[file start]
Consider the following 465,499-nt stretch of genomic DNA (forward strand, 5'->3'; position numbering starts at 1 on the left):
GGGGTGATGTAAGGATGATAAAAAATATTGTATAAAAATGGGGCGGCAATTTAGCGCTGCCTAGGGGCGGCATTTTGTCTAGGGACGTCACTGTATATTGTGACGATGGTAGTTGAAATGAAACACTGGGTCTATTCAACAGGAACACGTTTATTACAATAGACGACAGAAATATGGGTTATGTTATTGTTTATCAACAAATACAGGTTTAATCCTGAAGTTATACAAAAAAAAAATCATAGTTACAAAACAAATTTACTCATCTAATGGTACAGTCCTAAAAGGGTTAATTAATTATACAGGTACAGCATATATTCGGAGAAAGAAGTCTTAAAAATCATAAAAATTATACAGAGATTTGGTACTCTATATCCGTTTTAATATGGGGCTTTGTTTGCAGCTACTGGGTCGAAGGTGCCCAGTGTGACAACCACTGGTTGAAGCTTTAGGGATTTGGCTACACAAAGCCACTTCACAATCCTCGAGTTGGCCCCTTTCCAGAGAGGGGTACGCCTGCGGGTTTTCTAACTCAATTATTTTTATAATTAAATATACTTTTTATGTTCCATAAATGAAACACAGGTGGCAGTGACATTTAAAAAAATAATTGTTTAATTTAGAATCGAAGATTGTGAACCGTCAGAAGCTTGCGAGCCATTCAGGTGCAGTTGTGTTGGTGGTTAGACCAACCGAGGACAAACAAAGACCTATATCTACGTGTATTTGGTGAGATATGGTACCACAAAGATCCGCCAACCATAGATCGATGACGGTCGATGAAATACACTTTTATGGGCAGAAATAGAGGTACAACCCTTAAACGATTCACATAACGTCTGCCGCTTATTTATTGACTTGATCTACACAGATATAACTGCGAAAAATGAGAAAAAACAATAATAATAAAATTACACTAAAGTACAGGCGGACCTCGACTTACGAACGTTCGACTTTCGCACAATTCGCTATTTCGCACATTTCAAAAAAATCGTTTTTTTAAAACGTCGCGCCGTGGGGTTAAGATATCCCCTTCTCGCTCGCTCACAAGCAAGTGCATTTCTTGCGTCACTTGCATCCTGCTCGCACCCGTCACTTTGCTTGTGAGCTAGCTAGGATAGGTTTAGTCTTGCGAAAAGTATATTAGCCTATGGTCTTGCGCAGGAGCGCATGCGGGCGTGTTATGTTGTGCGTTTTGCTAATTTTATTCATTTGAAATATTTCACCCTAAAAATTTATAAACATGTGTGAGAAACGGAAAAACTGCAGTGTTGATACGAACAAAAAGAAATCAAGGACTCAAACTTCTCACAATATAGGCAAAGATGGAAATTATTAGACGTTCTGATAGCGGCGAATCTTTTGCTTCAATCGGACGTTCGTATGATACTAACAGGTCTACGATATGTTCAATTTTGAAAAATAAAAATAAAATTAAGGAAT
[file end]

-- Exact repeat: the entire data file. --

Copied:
Consider the following 465,499-nt stretch of genomic DNA (forward strand, 5'->3'; position numbering starts at 1 on the left):
GGGGTGATGTAAGGATGATAAAAAATATTGTATAAAAATGGGGCGGCAATTTAGCGCTGCCTAGGGGCGGCATTTTGTCTAGGGACGTCACTGTATATTGTGACGATGGTAGTTGAAATGAAACACTGGGTCTATTCAACAGGAACACGTTTATTACAATAGACGACAGAAATATGGGTTATGTTATTGTTTATCAACAAATACAGGTTTAATCCTGAAGTTATACAAAAAAAAAATCATAGTTACAAAACAAATTTACTCATCTAATGGTACAGTCCTAAAAGGGTTAATTAATTATACAGGTACAGCATATATTCGGAGAAAGAAGTCTTAAAAATCATAAAAATTATACAGAGATTTGGTACTCTATATCCGTTTTAATATGGGGCTTTGTTTGCAGCTACTGGGTCGAAGGTGCCCAGTGTGACAACCACTGGTTGAAGCTTTAGGGATTTGGCTACACAAAGCCACTTCACAATCCTCGAGTTGGCCCCTTTCCAGAGAGGGGTACGCCTGCGGGTTTTCTAACTCAATTATTTTTATAATTAAATATACTTTTTATGTTCCATAAATGAAACACAGGTGGCAGTGACATTTAAAAAAATAATTGTTTAATTTAGAATCGAAGATTGTGAACCGTCAGAAGCTTGCGAGCCATTCAGGTGCAGTTGTGTTGGTGGTTAGACCAACCGAGGACAAACAAAGACCTATATCTACGTGTATTTGGTGAGATATGGTACCACAAAGATCCGCCAACCATAGATCGATGACGGTCGATGAAATACACTTTTATGGGCAGAAATAGAGGTACAACCCTTAAACGATTCACATAACGTCTGCCGCTTATTTATTGACTTGATCTACACAGATATAACTGCGAAAAATGAGAAAAAACAATAATAATAAAATTACACTAAAGTACAGGCGGACCTCGACTTACGAACGTTCGACTTTCGCACAATTCGCTATTTCGCACATTTCAAAAAAATCGTTTTTTTAAAACGTCGCGCCGTGGGGTTAAGATATCCCCTTCTCGCTCGCTCACAAGCAAGTGCATTTCTTGCGTCACTTGCATCCTGCTCGCACCCGTCACTTTGCTTGTGAGCTAGCTAGGATAGGTTTAGTCTTGCGAAAAGTATATTAGCCTATGGTCTTGCGCAGGAGCGCATGCGGGCGTGTTATGTTGTGCGTTTTGCTAATTTTATTCATTTGAAATATTTCACCCTAAAAATTTATAAACATGTGTGAGAAACGGAAAAACTGCAGTGTTGATACGAACAAAAAGAAATCAAGGACTCAAACTTCTCACAATATAGGCAAAGATGGAAATTATTAGACGTTCTGATAGCGGCGAATCTTTTGCTTCAATCGGACGTTCGTATGATACTAACAGGTCTACGATATGTTCAATTTTGAAAAATAAAAATAAAATTAAGGAAT